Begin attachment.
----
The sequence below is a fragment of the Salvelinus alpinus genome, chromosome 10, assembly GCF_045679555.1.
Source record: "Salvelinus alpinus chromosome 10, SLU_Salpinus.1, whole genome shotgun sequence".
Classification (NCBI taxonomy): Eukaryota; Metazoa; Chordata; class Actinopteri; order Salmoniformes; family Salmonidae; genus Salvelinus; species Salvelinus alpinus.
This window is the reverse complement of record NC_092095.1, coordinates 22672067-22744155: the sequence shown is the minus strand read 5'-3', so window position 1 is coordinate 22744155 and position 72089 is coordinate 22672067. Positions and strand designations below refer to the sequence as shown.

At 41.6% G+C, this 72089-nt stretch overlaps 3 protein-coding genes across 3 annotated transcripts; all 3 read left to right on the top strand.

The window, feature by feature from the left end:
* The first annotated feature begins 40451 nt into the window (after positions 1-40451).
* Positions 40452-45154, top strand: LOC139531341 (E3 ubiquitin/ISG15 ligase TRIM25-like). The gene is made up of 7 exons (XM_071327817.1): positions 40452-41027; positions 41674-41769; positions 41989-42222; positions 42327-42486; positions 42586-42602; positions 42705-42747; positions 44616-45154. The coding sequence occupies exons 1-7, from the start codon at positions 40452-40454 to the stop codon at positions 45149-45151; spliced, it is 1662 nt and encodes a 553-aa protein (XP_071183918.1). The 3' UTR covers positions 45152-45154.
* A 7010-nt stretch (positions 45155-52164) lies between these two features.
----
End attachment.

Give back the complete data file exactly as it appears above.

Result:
The sequence below is a fragment of the Salvelinus alpinus genome, chromosome 10, assembly GCF_045679555.1.
Source record: "Salvelinus alpinus chromosome 10, SLU_Salpinus.1, whole genome shotgun sequence".
Classification (NCBI taxonomy): Eukaryota; Metazoa; Chordata; class Actinopteri; order Salmoniformes; family Salmonidae; genus Salvelinus; species Salvelinus alpinus.
This window is the reverse complement of record NC_092095.1, coordinates 22672067-22744155: the sequence shown is the minus strand read 5'-3', so window position 1 is coordinate 22744155 and position 72089 is coordinate 22672067. Positions and strand designations below refer to the sequence as shown.

At 41.6% G+C, this 72089-nt stretch overlaps 3 protein-coding genes across 3 annotated transcripts; all 3 read left to right on the top strand.

The window, feature by feature from the left end:
* The first annotated feature begins 40451 nt into the window (after positions 1-40451).
* Positions 40452-45154, top strand: LOC139531341 (E3 ubiquitin/ISG15 ligase TRIM25-like). The gene is made up of 7 exons (XM_071327817.1): positions 40452-41027; positions 41674-41769; positions 41989-42222; positions 42327-42486; positions 42586-42602; positions 42705-42747; positions 44616-45154. The coding sequence occupies exons 1-7, from the start codon at positions 40452-40454 to the stop codon at positions 45149-45151; spliced, it is 1662 nt and encodes a 553-aa protein (XP_071183918.1). The 3' UTR covers positions 45152-45154.
* A 7010-nt stretch (positions 45155-52164) lies between these two features.